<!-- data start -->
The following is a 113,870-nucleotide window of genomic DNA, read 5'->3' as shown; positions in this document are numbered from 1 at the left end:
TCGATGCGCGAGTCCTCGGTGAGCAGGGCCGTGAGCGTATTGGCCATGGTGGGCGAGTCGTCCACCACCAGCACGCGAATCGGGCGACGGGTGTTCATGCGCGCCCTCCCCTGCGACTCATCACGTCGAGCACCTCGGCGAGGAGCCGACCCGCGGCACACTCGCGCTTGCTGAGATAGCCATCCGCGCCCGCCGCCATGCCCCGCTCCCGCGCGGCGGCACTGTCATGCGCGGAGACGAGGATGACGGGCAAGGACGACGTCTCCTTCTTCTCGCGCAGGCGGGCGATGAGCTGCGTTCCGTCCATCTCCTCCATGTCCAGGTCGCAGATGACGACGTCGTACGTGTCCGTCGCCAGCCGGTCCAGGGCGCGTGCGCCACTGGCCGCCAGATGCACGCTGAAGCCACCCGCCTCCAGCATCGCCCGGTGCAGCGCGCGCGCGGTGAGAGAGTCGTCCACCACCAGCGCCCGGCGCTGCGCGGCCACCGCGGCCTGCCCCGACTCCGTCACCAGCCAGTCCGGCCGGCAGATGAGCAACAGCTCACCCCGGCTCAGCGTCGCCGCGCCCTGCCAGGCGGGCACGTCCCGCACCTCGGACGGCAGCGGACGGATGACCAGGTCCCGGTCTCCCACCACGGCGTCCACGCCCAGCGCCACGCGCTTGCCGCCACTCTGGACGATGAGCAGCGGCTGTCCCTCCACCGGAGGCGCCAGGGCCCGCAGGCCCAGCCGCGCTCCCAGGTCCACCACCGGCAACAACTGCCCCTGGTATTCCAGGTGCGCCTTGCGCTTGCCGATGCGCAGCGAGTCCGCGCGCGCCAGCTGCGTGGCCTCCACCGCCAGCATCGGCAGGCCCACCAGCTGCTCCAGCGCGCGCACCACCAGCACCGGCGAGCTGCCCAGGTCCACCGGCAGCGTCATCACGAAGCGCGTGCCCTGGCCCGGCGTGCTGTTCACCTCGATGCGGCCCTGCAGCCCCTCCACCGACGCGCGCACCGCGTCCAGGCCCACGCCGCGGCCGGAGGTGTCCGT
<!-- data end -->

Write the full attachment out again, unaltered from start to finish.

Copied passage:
The following is a 113,870-nucleotide window of genomic DNA, read 5'->3' as shown; positions in this document are numbered from 1 at the left end:
TCGATGCGCGAGTCCTCGGTGAGCAGGGCCGTGAGCGTATTGGCCATGGTGGGCGAGTCGTCCACCACCAGCACGCGAATCGGGCGACGGGTGTTCATGCGCGCCCTCCCCTGCGACTCATCACGTCGAGCACCTCGGCGAGGAGCCGACCCGCGGCACACTCGCGCTTGCTGAGATAGCCATCCGCGCCCGCCGCCATGCCCCGCTCCCGCGCGGCGGCACTGTCATGCGCGGAGACGAGGATGACGGGCAAGGACGACGTCTCCTTCTTCTCGCGCAGGCGGGCGATGAGCTGCGTTCCGTCCATCTCCTCCATGTCCAGGTCGCAGATGACGACGTCGTACGTGTCCGTCGCCAGCCGGTCCAGGGCGCGTGCGCCACTGGCCGCCAGATGCACGCTGAAGCCACCCGCCTCCAGCATCGCCCGGTGCAGCGCGCGCGCGGTGAGAGAGTCGTCCACCACCAGCGCCCGGCGCTGCGCGGCCACCGCGGCCTGCCCCGACTCCGTCACCAGCCAGTCCGGCCGGCAGATGAGCAACAGCTCACCCCGGCTCAGCGTCGCCGCGCCCTGCCAGGCGGGCACGTCCCGCACCTCGGACGGCAGCGGACGGATGACCAGGTCCCGGTCTCCCACCACGGCGTCCACGCCCAGCGCCACGCGCTTGCCGCCACTCTGGACGATGAGCAGCGGCTGTCCCTCCACCGGAGGCGCCAGGGCCCGCAGGCCCAGCCGCGCTCCCAGGTCCACCACCGGCAACAACTGCCCCTGGTATTCCAGGTGCGCCTTGCGCTTGCCGATGCGCAGCGAGTCCGCGCGCGCCAGCTGCGTGGCCTCCACCGCCAGCATCGGCAGGCCCACCAGCTGCTCCAGCGCGCGCACCACCAGCACCGGCGAGCTGCCCAGGTCCACCGGCAGCGTCATCACGAAGCGCGTGCCCTGGCCCGGCGTGCTGTTCACCTCGATGCGGCCCTGCAGCCCCTCCACCGACGCGCGCACCGCGTCCAGGCCCACGCCGCGGCCGGAGGTGTCCGT